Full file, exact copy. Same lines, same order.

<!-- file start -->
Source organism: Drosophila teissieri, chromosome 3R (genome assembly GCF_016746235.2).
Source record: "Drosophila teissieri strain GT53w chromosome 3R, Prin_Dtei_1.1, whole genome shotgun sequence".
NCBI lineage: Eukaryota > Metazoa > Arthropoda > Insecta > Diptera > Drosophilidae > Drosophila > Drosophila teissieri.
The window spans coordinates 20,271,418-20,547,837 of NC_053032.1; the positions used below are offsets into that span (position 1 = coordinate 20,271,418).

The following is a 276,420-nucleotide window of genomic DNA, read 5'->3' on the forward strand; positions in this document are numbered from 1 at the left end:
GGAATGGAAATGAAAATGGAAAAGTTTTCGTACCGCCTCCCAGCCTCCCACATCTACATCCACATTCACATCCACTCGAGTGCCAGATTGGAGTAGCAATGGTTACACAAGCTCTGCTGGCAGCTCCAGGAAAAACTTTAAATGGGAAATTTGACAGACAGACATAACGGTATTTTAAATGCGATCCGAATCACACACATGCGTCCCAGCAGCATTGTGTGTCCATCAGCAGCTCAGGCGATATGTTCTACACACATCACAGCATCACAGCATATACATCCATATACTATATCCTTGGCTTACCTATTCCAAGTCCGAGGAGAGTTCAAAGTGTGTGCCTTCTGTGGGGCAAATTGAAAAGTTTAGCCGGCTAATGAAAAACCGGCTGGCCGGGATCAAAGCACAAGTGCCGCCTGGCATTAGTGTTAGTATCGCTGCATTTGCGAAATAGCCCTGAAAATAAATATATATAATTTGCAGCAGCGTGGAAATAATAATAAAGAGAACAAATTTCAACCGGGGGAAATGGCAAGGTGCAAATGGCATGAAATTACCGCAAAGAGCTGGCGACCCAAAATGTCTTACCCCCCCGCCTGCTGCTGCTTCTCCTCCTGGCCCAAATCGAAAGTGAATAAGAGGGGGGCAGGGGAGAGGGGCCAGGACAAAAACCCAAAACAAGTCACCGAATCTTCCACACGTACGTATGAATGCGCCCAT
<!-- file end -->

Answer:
Source organism: Drosophila teissieri, chromosome 3R (genome assembly GCF_016746235.2).
Source record: "Drosophila teissieri strain GT53w chromosome 3R, Prin_Dtei_1.1, whole genome shotgun sequence".
NCBI lineage: Eukaryota > Metazoa > Arthropoda > Insecta > Diptera > Drosophilidae > Drosophila > Drosophila teissieri.
The window spans coordinates 20,271,418-20,547,837 of NC_053032.1; the positions used below are offsets into that span (position 1 = coordinate 20,271,418).

The following is a 276,420-nucleotide window of genomic DNA, read 5'->3' on the forward strand; positions in this document are numbered from 1 at the left end:
GGAATGGAAATGAAAATGGAAAAGTTTTCGTACCGCCTCCCAGCCTCCCACATCTACATCCACATTCACATCCACTCGAGTGCCAGATTGGAGTAGCAATGGTTACACAAGCTCTGCTGGCAGCTCCAGGAAAAACTTTAAATGGGAAATTTGACAGACAGACATAACGGTATTTTAAATGCGATCCGAATCACACACATGCGTCCCAGCAGCATTGTGTGTCCATCAGCAGCTCAGGCGATATGTTCTACACACATCACAGCATCACAGCATATACATCCATATACTATATCCTTGGCTTACCTATTCCAAGTCCGAGGAGAGTTCAAAGTGTGTGCCTTCTGTGGGGCAAATTGAAAAGTTTAGCCGGCTAATGAAAAACCGGCTGGCCGGGATCAAAGCACAAGTGCCGCCTGGCATTAGTGTTAGTATCGCTGCATTTGCGAAATAGCCCTGAAAATAAATATATATAATTTGCAGCAGCGTGGAAATAATAATAAAGAGAACAAATTTCAACCGGGGGAAATGGCAAGGTGCAAATGGCATGAAATTACCGCAAAGAGCTGGCGACCCAAAATGTCTTACCCCCCCGCCTGCTGCTGCTTCTCCTCCTGGCCCAAATCGAAAGTGAATAAGAGGGGGGCAGGGGAGAGGGGCCAGGACAAAAACCCAAAACAAGTCACCGAATCTTCCACACGTACGTATGAATGCGCCCAT